Concerns with personal care products | 181

A multi-billion dollar industry, personal care products. How healthy are personal care products, we ask ourselves. According to the personal care business, the average person uses more than 200 chemicals across around 25 different personal care products. Products applied to the body that are not medications are referred to as cosmetics. The safety of 10,500 cosmetic components, or almost 90% of them, has not been examined. Many individuals automatically believe that something cannot harm somebody if it is on the market.

Synthetic preservatives known as parabens are frequently found in cosmetics and personal care items such shampoos, hair products, makeup, facial masks, creams, lotions, and even baby goods. Parabens have been linked to allergic reactions, rashes, contact dermatitis, and skin irritation. skin responses and have been demonstrated in experimental studies to behave similarly to the hormone estrogen.
In 18 samples from a recent analysis of 20 breast cancers, significant paraben concentrations were discovered. It has been discovered that parabens resemble estrogen, which is known to contribute to the emergence of breast cancer. This preservative extends the shelf life of several foods and cosmetics.

“From this research it is not possible to say whether parabens actually caused these tumors, but they may certainly be associated with the overall rise in breast cancer cases,” says Philip Harvey, editor of the Journal of Applied Toxicology, which published the study. Given that breast cancer kills more women than any other disease and affects a disproportionate proportion of young people Since women use underarm deodorants, Harvey told New Scientist that further research into parabens and their locations in the body has to be adequately financed.

Philippa Darbre, a molecular scientist, oversaw the latest investigation. According to her, the presence of parabens in the tumors suggests that they originated from a topical lotion used on the skin. A deodorant, lotion, or spray might have been the topical product. When consumed, parabens undergo metabolization, shed their ester group, and become less estrogen-mimicking.

Many in the personal care sector dispute this, claiming that a lot of underarm deodorants don’t include parabens. They assert that even if these cosmetics included minuscule levels of parabens, the skin would metabolize them and not have estrogenic effects.

The question of whether any parabens may accumulate intact in the body from the prolonged, low-dose levels to which people are exposed still exists, despite new revelations of the estrogenic capabilities of parabens challenging prevailing conceptions of their toxicity in these consumer goods. Thin-layer chromatography may be used to extract parabens from human breast tissue and detect them, according to preliminary research published here, according to P.D. Darbre and colleagues from the University of Reading’s School of Animal & Microbial Science.Parabens do not currently appear to be a cause of breast cancer, according to the study. However, this study demonstrates that intact levels of 5 of the 6 prevalent parabens may be found in malignant breast tissue.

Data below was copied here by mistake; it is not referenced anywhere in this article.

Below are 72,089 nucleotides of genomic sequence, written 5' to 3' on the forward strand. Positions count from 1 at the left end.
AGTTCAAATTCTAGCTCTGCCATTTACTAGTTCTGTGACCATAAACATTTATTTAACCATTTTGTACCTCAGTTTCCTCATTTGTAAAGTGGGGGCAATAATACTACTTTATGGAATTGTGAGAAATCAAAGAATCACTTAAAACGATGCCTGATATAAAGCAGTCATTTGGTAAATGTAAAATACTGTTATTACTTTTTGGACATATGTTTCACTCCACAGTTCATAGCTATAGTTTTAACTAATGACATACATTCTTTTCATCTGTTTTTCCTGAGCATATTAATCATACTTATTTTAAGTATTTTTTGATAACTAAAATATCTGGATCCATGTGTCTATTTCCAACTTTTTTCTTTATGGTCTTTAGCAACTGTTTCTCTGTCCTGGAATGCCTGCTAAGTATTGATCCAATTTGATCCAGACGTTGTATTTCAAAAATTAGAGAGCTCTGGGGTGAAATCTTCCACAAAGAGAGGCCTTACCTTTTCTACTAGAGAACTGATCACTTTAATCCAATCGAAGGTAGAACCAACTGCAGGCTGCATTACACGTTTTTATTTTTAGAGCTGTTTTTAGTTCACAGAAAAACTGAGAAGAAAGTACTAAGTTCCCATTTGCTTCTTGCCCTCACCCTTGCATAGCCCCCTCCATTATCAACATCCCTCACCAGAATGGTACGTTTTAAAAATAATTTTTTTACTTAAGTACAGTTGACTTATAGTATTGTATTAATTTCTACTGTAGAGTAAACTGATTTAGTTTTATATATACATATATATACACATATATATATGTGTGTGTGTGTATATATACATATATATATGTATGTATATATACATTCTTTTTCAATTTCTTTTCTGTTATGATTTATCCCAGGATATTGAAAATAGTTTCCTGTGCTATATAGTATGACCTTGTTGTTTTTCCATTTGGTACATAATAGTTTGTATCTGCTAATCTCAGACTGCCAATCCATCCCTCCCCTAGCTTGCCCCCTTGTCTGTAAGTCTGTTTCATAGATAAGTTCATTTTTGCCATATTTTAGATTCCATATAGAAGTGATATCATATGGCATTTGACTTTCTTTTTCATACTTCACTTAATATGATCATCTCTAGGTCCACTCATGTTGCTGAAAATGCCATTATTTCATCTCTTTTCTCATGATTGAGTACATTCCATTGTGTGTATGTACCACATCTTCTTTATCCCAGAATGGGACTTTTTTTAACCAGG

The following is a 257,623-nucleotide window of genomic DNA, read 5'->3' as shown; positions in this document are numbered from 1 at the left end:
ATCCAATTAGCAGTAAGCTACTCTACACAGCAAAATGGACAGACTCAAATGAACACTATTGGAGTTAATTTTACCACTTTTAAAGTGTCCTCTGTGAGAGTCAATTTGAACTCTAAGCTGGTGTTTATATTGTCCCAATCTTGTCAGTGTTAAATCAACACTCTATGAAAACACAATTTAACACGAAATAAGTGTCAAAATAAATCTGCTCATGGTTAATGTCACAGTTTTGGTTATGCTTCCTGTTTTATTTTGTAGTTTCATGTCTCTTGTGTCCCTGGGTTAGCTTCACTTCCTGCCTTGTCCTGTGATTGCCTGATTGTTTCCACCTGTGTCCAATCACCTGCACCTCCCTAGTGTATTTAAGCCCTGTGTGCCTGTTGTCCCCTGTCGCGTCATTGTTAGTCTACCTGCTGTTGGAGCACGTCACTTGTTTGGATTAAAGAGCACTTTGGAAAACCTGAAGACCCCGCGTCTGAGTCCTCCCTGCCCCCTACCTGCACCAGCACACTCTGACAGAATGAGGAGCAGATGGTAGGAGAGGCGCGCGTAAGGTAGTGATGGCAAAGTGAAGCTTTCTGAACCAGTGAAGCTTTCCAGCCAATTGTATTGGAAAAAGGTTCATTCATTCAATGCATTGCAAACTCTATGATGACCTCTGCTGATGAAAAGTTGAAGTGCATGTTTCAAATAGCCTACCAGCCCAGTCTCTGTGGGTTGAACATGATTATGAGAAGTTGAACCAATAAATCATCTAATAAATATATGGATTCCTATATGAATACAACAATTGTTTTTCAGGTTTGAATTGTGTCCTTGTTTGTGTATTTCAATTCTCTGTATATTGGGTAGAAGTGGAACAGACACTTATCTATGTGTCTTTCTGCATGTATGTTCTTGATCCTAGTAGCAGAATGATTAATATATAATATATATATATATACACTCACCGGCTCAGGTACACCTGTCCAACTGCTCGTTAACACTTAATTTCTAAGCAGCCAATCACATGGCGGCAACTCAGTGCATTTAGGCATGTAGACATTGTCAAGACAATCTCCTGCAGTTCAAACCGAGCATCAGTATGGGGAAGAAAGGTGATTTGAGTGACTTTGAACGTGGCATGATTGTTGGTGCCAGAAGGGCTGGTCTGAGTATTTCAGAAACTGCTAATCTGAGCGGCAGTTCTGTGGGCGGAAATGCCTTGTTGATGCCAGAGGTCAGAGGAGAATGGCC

Personal care product concerns

One out of every 100 personal care items on the market has substances that have been flagged as potential human carcinogens by regulatory agencies.

Our bodies, our breast milk, and the bodies of our infants all contain a lot of these substances. Potentially as a result of synthetic chemicals in our personal care items, diseases including breast cancer, testicular cancer, and reproductive issues are on the rise.

Companies should keep looking at new, eco-friendly ways to provide personal care products that are safe for our bodies.

There are groups who are working to change the legal requirements for personal care products’ safety. The European Union revised its cosmetics rule in 2003, requiring businesses to get rid of any chemicals thought to be linked to cancer, mutations, or birth abnormalities. from every personal care item.

Table of Contents

Ideas for locating safer cosmetics

Examine what’s in your bathroom cabinet.
Find out which goods are the safer choice.
Learn more about the products you are putting to your body by reading the product labels.

References

PD, MJ Sauer, WR Miller, NG Coldham, A Aljarrah, Darbre, PD, and GS Pope
Journal of Applied Toxicology, vol. 24, pp. 5-13, 2004, “Concentrations of parabens in human breast tumors.”

MG, GA, and Soni SL Burdock Greenberg, NA Taylor
Review of the existing literature for the safety evaluation of propyl paraben was published in Food and Chemical Toxicology, vol. 39, 2001, pp. 553-462.

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